But to be fair researchers say this is only the first stage of the piloting of this idea.

If it goes forward for a nationwide pilot next year, changes could be made to the way its run.

What happens next with this project will be watched with interest.

 
Nick Triggle Article written by Nick Triggle Nick Triggle Health correspondent

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  • rate this
    0

    Comment number 228.

    If we were all as perfect as some of the people posting on here we wouldn't need the NHS, Police, Emergency Services etc.
    Imagine how much money we could save?

  • rate this
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    Comment number 227.

    what about those of us who are unable to breast feed? We already get lumped into the 'won't bother' group. For many of us it is a source of great sadness that we could not nurture our own babies.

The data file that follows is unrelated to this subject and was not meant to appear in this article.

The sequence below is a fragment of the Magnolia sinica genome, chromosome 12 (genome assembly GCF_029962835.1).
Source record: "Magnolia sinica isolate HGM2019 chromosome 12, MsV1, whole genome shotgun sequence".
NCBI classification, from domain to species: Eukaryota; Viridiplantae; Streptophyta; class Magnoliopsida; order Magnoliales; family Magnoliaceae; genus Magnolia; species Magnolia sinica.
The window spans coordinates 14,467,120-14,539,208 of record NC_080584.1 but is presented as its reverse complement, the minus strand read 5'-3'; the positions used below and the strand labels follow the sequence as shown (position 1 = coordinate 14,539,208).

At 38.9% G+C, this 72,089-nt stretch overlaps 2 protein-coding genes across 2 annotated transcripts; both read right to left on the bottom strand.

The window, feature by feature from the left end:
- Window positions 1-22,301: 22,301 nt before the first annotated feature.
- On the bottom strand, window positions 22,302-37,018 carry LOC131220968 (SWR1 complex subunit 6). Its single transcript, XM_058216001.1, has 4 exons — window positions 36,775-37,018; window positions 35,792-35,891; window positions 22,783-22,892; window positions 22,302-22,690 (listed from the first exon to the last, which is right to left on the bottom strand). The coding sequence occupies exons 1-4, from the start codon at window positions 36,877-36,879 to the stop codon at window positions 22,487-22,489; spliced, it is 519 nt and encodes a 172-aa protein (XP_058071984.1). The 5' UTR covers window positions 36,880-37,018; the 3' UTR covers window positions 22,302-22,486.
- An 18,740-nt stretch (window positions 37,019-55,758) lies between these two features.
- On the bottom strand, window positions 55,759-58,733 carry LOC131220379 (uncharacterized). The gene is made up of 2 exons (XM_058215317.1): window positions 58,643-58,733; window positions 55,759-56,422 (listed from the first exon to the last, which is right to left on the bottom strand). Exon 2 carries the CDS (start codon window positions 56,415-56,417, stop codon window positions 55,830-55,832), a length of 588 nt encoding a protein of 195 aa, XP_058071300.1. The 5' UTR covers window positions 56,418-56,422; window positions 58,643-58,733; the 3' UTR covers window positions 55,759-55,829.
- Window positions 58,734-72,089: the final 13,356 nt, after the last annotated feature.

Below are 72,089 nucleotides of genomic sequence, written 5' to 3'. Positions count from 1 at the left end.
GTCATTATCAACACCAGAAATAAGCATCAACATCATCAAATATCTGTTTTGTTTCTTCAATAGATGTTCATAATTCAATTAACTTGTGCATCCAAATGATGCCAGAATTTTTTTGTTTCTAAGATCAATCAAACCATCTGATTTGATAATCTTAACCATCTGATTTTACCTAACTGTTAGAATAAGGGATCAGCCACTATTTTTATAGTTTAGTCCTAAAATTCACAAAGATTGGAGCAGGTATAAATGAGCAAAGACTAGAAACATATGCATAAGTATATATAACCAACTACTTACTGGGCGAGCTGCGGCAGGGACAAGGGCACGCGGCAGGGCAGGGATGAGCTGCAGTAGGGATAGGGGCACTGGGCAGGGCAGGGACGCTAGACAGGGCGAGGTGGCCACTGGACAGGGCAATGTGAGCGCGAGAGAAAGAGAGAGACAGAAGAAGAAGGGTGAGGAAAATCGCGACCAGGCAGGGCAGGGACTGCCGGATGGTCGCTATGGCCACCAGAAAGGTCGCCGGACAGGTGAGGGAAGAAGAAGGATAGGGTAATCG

And if you offer an incentiive then say you do not have a free choice of what to spend it on, it is an insult to those eligible to receive it.

  • rate this
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    Comment number 226.

    As a mother who is committed to breast-feeding, I have no problem with giving out vouchers to encourage the practice, provided we ALL get them, regardless of what our intentions were before they were offered. And no, they should not be used for booze/fags/etc.

  • rate this
    +1

    Comment number 225.

    Why not spend the money are more important things like actual health care?

  • rate this
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    Comment number 224.